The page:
Toby Lanzer, the Regional Humanitarian Coordinator for the Sahel, today commended the immense generosity of Niger’s communities and Government who host those fleeing the violence in neighboring northeast Nigeria. He welcomed efforts by humanitarian actors in support of national authorities and added that the international community must match the humanity shown by poor communities across the region and take its responsibility for a greater share of the humanitarian burden.
The Regional Humanitarian Coordinator completed a five-day mission to Niger go assess the humanitarian situation of a country facing multiple crises. He visited the south-eastern region of Diffa, particularly affected by violence and insecurity around the Lake Chad basin, before travelling to Agadez, a major transit hub for migrants in West Africa.
“Trauma and psychosis are palpable amongst families who fled Boko Haram’s brutal attacks on their hometown,” Lanzer said after meeting families at the Assaga site, hosting over 6,000 internally displaced persons and refugees from Nigeria. “Most are women and children who expressed an immense despair. Despite joint efforts by the Government and humanitarian teams, the deprivation is obvious. Their livelihoods were decimated. Some have been forcibly displaced several times, others sleep under the stars. Young people, in particular, are out of school and have little prospects for the future.”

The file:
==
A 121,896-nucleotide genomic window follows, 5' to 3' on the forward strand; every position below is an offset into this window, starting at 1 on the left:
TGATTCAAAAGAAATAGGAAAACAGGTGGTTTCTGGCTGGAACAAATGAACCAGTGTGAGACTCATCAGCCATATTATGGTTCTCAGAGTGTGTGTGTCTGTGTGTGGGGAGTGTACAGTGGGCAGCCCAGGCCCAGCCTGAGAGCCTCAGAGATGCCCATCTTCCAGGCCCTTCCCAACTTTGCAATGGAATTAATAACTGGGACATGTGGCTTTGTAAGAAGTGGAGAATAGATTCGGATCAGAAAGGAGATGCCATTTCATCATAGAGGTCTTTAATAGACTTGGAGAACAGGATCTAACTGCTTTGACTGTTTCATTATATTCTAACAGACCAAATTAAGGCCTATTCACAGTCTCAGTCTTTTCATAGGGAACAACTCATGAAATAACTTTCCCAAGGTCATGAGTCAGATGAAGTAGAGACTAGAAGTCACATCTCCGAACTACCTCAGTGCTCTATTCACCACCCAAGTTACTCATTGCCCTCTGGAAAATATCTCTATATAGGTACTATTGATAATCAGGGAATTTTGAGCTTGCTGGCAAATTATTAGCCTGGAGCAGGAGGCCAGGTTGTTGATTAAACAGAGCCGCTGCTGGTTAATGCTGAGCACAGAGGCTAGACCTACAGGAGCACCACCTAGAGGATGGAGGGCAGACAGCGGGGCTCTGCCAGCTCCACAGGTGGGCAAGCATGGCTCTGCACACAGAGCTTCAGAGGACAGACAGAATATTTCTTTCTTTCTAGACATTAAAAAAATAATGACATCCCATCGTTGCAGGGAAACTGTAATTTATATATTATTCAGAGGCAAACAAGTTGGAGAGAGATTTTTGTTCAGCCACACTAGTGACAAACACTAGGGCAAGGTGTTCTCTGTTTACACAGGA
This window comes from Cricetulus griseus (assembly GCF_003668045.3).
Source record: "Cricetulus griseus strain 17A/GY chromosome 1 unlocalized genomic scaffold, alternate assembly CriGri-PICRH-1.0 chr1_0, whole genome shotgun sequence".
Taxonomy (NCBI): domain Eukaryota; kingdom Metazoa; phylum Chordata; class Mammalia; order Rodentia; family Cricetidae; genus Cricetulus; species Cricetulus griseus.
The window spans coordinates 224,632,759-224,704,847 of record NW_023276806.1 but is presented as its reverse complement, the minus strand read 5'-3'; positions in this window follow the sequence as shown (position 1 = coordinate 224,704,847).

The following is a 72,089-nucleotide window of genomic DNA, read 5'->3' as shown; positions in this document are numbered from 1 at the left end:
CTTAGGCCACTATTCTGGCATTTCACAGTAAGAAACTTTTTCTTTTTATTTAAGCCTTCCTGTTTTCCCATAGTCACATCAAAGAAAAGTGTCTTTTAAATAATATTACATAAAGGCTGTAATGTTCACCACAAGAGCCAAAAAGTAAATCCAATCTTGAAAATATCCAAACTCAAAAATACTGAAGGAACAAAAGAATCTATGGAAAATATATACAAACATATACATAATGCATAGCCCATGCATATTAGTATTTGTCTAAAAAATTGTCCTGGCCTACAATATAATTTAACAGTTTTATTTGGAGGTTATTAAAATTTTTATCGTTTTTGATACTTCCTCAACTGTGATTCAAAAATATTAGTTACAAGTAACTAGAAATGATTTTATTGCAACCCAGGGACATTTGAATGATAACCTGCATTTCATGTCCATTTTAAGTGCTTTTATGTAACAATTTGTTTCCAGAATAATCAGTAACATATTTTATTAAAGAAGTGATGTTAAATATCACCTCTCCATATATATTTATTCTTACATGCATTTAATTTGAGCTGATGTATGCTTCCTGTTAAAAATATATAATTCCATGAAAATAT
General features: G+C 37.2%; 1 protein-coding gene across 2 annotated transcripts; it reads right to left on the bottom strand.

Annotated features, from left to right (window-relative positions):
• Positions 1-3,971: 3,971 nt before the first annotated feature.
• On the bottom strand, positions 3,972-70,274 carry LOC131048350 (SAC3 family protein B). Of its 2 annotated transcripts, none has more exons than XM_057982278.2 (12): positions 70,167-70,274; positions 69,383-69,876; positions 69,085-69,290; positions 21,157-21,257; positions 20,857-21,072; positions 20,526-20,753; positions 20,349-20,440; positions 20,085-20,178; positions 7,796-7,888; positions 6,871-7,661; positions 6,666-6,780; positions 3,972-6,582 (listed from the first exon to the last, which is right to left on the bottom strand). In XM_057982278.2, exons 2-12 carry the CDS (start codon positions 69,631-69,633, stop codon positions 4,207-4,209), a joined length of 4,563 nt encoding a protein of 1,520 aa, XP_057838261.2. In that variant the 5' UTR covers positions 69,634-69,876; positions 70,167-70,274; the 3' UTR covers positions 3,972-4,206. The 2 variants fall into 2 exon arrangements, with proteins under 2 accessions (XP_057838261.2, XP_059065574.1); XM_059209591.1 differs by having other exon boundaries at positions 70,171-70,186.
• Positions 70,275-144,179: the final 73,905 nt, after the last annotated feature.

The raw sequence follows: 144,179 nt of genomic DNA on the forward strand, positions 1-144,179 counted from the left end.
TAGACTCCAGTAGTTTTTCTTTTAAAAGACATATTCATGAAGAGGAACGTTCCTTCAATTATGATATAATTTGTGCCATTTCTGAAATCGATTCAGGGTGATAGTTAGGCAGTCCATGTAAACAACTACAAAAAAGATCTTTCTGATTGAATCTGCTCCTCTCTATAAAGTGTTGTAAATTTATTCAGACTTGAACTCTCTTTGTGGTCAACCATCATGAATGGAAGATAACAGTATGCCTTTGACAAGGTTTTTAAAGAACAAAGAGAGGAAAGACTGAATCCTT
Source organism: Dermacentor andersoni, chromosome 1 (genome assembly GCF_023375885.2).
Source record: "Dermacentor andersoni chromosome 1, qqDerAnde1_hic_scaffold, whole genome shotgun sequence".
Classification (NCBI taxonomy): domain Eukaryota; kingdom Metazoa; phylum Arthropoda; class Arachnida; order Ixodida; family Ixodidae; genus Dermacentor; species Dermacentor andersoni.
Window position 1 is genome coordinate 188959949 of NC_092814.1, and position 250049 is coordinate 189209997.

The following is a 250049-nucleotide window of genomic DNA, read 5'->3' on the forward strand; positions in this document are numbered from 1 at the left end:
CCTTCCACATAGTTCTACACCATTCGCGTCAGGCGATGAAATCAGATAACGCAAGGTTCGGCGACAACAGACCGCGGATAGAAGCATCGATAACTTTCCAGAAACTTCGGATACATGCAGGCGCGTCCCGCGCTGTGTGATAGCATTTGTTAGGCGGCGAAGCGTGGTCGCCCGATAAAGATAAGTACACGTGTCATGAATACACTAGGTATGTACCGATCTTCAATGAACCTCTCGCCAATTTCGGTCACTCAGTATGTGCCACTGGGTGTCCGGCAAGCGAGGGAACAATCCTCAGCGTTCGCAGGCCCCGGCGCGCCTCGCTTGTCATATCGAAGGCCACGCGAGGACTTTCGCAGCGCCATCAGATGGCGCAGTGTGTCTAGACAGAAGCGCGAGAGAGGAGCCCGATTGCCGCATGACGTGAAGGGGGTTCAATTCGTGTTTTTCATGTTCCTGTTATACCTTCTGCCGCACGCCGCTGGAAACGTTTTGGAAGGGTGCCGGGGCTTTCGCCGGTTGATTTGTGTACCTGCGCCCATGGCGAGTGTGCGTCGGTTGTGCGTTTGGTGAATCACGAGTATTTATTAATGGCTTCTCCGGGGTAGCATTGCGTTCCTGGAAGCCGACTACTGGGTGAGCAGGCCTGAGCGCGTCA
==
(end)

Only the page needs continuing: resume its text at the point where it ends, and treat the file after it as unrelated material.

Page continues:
The site of Assaga lies in the Diffa region of Niger, which hosts over 150,000 internally displaced persons and refugees from Nigeria. They found shelter in an extremely fragile region, where communities suffered successive years of droughts and floods, recurrent epidemics and limited access to basic services. In Diffa, an estimated 350,000 people are food insecure. The number of children admitted for the treatment of severe acute malnutrition has doubled compared to the same period last year. “More than one in every four people is now displaced in Diffa. Communities that host them come from the worst-off region of the poorest country in the world,” RHC Lanzer reminded at the term of his visit.
Niger is host to a total of over 220,000 persons displaced by conflict in neighboring Nigeria, Libya and Mali. In addition, thousands of migrants transit through the country each year. In the northern town of Agadez, between 80,000 and 120,000 migrants are expected to transit this year, according to Government’s estimates. A number that is almost four times higher than initial estimates.
“Beyond essential life-saving assistance to those in crisis, we must invest more in policies that can curb the cycle of repeated crisis,” said Fodé Ndiaye the Humanitarian Coordinator and UN Resident Coordinator in Niger. “Access to education, employment, quality public services and increasing and equitable wealth are essential if we are engage in structural changes and preserve the island of stability that is Niger in the midst of a region in turmoil.”
This year’s humanitarian appeal for Niger calls for US$ 376 million to address the most pressing needs throughout the country. To date, only 40 percent of its financial requirements have been met.